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HomeHealth ConditionsCOVID-19‘Artificial lungs’ provide respite for some patients suffering from COVID-19

‘Artificial lungs’ provide respite for some patients suffering from COVID-19

Use of ECMO, a machine that can take over the function of lungs, in patients with severely compromised lung function shows promise in treating COVID-19 patients.

The most common cause of mortality in COVID-19 patients is respiratory failure and to a lesser extent, cardiac failure. Being 65 years of age or older, obesity, pre-existing conditions such as diabetes, asthma, heart conditions such as coronary heart disease, are known risk factors for severe illness from COVID-19. As doctors around the world struggle with treating these patients with limited resources at hand, insights into the management of severely ill patients are valuable. A team of clinicians shared their findings from treatment of a small cohort of 32 COVID-19 patients with ECMO or extracorporeal membrane oxygenation machine. These 32 patients had severely reduced lung function that did not respond to conventional treatment. The findings were published in the ASAIO journal.

The ECMO machine carries out the function of the lungs. Blood from the patient is transferred to the ECMO machine where the blood receives oxygen and carbon dioxide is removed. The oxygenated blood is then pumped back into the patient. ECMO usage is meant to give the lungs time to heal and can help in situations where ventilators are not enough to keep a patient alive. Studies of the H1N1 pandemic in 2009-2010 showed that ECMO usage was associated with 79% survival of patients with severe respiratory failure.

A multi-institutional registry was created to allow the team of clinicians to gather data on COVID-19 patients supported by ECMO. At the time of publication of their findings, 68% or 22 patients had survived. The 10 patients who did not survive died prior to or shortly after being removed from the machine and the most common cause (6/10) of death was respiratory failure. Of the 22 patients, five patients were removed from ECMO while the remaining 17 were still on the machine. One of the five patients was discharged from the hospital.

The common characteristic of the patients who recovered after ECMO usage was that all of them received support for lung function but not for heart function. None of the patients who received both lung and heart function support had been successfully removed from ECMO. It is possible that the patients who received ECMO support for both lung and heart function had more compromised lung and heart function from the beginning of treatment.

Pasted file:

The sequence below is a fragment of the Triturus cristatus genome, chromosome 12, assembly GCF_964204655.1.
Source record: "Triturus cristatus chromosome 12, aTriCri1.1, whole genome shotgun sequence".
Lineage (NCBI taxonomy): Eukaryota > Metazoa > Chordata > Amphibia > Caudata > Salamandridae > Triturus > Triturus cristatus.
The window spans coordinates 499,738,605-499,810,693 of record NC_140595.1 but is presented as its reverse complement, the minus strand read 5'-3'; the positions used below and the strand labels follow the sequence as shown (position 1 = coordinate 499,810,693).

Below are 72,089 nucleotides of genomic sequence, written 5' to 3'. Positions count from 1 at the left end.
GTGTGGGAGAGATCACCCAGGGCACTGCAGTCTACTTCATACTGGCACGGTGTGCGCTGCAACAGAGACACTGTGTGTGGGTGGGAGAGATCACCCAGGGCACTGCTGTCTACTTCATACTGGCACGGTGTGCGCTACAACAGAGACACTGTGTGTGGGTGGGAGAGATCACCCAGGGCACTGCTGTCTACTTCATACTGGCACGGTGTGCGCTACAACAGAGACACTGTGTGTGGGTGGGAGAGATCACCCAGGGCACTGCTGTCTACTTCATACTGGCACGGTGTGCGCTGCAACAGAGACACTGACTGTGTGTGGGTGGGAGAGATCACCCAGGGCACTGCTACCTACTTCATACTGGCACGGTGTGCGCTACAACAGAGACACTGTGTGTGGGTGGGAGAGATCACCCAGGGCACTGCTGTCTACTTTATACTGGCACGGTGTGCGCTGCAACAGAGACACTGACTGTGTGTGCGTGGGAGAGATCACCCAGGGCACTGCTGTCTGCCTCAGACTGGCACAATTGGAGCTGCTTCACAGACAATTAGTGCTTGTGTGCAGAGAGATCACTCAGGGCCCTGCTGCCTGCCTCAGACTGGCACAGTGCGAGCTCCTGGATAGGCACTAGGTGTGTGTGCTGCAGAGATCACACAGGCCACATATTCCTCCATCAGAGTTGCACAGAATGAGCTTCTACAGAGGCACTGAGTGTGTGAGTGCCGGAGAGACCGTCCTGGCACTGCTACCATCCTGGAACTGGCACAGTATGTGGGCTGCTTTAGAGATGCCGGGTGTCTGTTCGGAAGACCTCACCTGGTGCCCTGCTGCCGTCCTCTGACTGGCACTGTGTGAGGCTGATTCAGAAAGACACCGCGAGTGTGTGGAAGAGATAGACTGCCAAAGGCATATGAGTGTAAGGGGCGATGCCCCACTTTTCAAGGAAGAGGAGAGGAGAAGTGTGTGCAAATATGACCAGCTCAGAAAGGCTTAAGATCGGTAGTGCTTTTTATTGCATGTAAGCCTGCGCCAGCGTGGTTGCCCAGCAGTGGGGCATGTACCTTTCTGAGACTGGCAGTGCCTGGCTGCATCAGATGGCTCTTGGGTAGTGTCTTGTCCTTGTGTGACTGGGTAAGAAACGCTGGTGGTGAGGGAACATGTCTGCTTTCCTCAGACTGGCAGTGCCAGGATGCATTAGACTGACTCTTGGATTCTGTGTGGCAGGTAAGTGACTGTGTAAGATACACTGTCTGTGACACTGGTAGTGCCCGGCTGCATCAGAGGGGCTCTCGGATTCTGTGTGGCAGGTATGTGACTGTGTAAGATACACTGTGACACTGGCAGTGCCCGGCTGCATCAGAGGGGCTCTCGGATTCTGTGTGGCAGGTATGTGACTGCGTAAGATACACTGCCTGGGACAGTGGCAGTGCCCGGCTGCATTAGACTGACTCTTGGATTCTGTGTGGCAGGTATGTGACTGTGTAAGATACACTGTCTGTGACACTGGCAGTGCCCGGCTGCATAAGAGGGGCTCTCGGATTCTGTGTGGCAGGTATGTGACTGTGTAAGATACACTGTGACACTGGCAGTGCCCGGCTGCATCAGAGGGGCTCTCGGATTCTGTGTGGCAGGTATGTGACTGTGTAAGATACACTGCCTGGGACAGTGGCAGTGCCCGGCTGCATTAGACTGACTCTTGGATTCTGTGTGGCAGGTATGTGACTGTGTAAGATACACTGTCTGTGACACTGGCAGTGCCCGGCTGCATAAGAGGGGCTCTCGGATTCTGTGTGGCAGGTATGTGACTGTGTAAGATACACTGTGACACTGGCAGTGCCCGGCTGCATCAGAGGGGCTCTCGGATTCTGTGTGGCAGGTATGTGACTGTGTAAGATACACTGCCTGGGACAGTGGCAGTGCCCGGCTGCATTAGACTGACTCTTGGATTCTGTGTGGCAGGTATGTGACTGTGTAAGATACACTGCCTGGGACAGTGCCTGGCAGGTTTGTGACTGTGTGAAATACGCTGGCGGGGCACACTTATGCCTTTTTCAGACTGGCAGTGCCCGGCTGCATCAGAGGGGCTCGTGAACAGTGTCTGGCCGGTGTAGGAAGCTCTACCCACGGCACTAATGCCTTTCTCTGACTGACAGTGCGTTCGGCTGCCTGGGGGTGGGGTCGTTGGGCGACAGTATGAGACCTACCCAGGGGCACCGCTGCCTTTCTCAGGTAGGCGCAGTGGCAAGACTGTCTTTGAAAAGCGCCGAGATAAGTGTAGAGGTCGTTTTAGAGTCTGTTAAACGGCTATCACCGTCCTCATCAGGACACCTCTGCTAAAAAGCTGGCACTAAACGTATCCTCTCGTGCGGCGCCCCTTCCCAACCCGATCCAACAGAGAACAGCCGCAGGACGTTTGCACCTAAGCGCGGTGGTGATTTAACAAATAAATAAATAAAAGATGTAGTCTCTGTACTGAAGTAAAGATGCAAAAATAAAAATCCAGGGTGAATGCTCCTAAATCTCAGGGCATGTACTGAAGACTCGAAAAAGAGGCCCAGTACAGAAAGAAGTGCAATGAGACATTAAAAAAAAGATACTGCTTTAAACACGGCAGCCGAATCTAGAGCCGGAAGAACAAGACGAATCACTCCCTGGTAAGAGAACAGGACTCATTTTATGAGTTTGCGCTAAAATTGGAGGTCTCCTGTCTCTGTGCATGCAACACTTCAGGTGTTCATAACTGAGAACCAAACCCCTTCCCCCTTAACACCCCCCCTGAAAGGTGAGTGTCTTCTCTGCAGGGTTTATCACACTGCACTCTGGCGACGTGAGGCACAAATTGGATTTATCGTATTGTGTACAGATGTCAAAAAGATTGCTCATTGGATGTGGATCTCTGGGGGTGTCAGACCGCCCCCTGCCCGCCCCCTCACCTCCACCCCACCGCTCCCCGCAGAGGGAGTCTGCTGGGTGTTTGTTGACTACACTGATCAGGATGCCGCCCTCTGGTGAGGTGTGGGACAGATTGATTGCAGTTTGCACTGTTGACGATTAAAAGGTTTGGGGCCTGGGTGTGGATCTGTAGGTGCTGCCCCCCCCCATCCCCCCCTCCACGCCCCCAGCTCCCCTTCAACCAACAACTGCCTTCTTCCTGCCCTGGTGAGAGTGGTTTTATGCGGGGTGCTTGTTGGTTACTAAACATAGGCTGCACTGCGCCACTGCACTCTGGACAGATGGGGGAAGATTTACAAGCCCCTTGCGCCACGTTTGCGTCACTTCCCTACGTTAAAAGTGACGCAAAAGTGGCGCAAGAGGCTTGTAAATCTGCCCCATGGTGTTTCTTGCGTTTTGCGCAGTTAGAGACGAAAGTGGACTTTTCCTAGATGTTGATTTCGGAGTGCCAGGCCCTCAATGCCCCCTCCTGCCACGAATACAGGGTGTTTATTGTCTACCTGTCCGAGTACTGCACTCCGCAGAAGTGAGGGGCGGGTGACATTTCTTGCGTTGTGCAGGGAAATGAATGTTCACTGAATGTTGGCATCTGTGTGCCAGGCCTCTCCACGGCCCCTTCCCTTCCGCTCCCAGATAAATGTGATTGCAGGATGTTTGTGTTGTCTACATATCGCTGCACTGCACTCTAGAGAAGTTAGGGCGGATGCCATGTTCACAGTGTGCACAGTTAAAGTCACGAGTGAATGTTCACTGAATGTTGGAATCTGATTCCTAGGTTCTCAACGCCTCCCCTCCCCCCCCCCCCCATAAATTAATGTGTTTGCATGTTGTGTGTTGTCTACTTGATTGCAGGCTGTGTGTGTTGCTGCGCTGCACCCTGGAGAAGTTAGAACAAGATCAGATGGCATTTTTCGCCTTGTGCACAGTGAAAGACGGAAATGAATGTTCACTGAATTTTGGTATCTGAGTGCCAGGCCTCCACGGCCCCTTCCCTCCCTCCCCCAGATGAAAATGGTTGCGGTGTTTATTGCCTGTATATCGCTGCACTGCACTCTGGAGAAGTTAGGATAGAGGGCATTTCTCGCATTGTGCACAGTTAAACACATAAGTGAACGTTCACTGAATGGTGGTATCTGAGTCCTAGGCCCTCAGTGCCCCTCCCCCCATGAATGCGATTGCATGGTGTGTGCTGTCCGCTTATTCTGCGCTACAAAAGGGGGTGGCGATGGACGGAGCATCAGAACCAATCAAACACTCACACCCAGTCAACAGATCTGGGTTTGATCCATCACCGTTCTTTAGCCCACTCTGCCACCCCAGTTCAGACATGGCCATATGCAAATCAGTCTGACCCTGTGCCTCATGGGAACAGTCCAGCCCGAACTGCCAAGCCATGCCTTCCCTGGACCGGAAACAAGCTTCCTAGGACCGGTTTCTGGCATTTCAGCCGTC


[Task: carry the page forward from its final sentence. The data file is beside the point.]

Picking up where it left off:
Additionally, patients under 65 and with fewer pre-existing conditions did better on ECMO as compared to the other patients. As Dr. Jeremiah Hayanga, West Virginia University’s director of ECMO and member of the research team explained, “Our previously published research on national ECMO use has highlighted that patients over age 70 have drastically reduced survival. [] Indeed, the Extracorporeal Life Support Organization that provides oversight for ECMO programs around the world considers age 65 as a relative contraindication. As such, patients with advanced age require careful evaluation to ensure the benefit outweighs the risk.”

Also, in contrast to reports from China that treatment with steroids was detrimental to patients with COVID-19, four of the five patients in this study who recovered after ECMO support were receiving steroids. Other medication given to the surviving patients included Remdesivir (3/5), Tocilizumab or Sarilumab that help to counteract the uncontrolled immune response seen in some COVID-19 cases (2/5), and hydroxychloroquine (1/5). As the number of patients in this study are low, more research is needed to understand the role of these medications in management of COVID-19.  Dr. Jeffrey Jacobs, member of the research team and a non-faculty collaborator with WVU’s School of Medicine acknowledged, “It is a fact that any given treatment is a single instrument in an orchestra of other treatments. The role of multiple medications in the treatment of COVID-19 remains unclear [.] Ongoing research is necessary to determine the role of these medications in the treatment of patients with COVID-19, both in patients treated with ECMO and in patients not treated with ECMO.”

Nevertheless as Dr. Hayanga put it succinctly, insights like these help clinicians to “counsel patients and family members about the individualized risks and benefits of ECMO.”

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Written by Bhavana Achary Ph.D

Reference: Jacobs JP, Stammers AH, St Louis J, et al. Extracorporeal Membrane Oxygenation in the Treatment of Severe Pulmonary and Cardiac Compromise in COVID-19: Experience with 32 patients [published online ahead of print, 2020 Apr 17]. ASAIO J. 2020;10.1097

Image by iXimus from Pixabay 

Bhavana Achary PhD
Bhavana Achary PhD
Bhavana Achary completed her Ph.D in Molecular Biology and Biochemistry at the Pennsylvania State Universisty, USA, studying gene regulation. Pivoting from the bench to the writer's desk, Bhavana hopes to bring the advances in science and health research to a broader audience while maintaining the scientific rigour and knowledge gained over her years in research. She enjoys the opportunity to keep abreast of the latest in medical research while also making it more accessible to a lay audience. Currently based in Singapore, Bhavana enjoys exploring the Southeast Asian region.


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